Despite breakthroughs for many other cancers, glioblastoma patients face dismal prognoses – the five-year survival rate is below 10%. Although numerous drugs are being developed as potential therapy, clinicians have needed a way to identify the molecular mechanisms that drive each patient’s disease and are applicable to precision cancer medicine.

The SPHINKS algorithm and related methods can be readily incorporated into molecular pathology labs, according to the researchers. Their paper includes a clinical classifier that can help assign the appropriate glioblastoma subtype to each patient. The team has also established an online portal to access the algorithm. The authors believe this approach can produce insightful information that could benefit as many as 75% of glioblastoma patients.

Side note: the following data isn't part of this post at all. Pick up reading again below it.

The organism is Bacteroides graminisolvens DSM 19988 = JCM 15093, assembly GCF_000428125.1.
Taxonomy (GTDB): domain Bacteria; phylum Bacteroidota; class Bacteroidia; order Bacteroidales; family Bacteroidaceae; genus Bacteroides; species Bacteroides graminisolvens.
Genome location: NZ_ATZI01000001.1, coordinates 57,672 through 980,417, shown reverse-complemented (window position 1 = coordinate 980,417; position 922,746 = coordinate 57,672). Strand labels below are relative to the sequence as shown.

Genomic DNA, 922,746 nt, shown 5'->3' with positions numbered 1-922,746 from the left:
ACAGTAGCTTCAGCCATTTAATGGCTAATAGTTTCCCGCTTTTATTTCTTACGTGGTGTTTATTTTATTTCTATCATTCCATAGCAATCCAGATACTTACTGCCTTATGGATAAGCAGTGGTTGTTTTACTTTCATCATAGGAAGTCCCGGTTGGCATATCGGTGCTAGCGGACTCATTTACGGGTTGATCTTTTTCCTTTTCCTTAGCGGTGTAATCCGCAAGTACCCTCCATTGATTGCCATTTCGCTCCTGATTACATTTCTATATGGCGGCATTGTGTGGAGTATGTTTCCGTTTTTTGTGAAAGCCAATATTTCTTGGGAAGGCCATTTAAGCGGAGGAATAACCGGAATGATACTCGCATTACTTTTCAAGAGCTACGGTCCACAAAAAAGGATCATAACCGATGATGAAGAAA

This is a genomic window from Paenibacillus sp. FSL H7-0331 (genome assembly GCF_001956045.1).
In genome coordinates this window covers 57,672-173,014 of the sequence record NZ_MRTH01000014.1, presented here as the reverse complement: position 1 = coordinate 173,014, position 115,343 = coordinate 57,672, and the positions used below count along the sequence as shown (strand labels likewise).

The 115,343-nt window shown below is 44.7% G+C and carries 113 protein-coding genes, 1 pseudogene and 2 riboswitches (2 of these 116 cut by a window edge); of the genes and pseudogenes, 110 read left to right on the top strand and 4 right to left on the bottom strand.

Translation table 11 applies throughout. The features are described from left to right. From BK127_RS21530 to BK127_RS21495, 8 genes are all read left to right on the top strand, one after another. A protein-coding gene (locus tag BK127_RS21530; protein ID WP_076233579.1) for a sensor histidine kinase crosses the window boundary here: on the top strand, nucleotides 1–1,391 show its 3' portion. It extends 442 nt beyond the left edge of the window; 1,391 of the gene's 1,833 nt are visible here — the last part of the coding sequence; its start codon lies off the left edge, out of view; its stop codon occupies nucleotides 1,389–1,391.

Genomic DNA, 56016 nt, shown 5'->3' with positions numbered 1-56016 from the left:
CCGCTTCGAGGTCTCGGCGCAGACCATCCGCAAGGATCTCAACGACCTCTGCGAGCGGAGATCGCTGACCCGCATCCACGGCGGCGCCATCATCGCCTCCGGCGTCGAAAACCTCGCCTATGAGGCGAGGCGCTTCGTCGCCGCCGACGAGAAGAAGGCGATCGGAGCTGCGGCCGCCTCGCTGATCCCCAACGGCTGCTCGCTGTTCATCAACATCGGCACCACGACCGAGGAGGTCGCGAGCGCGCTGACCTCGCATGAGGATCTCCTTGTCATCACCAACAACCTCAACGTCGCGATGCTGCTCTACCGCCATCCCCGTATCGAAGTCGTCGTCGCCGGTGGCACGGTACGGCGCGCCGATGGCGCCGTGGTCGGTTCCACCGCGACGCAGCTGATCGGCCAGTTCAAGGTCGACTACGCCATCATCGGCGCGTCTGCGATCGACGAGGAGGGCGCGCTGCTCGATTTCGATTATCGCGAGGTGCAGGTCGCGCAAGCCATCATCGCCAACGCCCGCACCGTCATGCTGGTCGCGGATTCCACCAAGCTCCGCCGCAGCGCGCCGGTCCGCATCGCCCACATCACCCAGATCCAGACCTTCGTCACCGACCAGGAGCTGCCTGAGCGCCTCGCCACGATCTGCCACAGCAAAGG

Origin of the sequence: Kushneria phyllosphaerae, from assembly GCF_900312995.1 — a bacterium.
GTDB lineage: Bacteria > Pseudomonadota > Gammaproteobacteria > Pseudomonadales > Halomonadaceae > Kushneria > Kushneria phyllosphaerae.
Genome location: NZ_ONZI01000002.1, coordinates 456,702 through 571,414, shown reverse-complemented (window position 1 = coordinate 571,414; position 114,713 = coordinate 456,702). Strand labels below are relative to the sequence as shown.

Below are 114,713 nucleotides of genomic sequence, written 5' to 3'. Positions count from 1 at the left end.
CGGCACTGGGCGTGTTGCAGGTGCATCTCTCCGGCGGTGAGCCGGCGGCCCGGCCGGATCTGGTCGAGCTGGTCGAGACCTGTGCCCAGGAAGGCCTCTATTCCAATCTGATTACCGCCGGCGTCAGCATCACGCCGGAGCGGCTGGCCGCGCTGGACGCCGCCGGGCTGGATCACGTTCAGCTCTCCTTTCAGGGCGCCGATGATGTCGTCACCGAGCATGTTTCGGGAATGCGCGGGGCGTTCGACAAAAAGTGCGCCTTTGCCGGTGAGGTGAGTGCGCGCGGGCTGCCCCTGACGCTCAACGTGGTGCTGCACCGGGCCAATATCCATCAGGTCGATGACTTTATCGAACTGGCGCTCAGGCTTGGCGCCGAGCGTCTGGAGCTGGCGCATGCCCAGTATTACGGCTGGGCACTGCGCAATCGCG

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“This classifier can be used in basically any lab,” said Anna Lasorella, M.D., professor of biochemistry and molecular biology at Sylvester CCC and co-senior author on the study. “By importing the omics information into the web portal, pathologists receive classification information for one tumor, ten tumors, however many they import. These classifications can be applied immediately to patient care.”

While SPHINKS was first tested on glioblastoma, the algorithm is equally applicable to several other cancers. The team found the same cancer-driving kinases in breast, lung and pediatric brain tumors. Drs. Iavarone and Lasorella and colleagues believe this finding could be the impetus for a new type of clinical trial.

“We are exploring the concept of basket trials,” Dr. Iavarone explained, “which would include patients with the same biological subtype but not necessarily the same cancer types. If patients with glioblastoma or breast or lung cancer have similar molecular features, they could be included in the same trial,” he continued. “Rather than doing multiple trials for a single agent, we could conduct one combined trial and potentially bring more effective drugs to more patients faster.”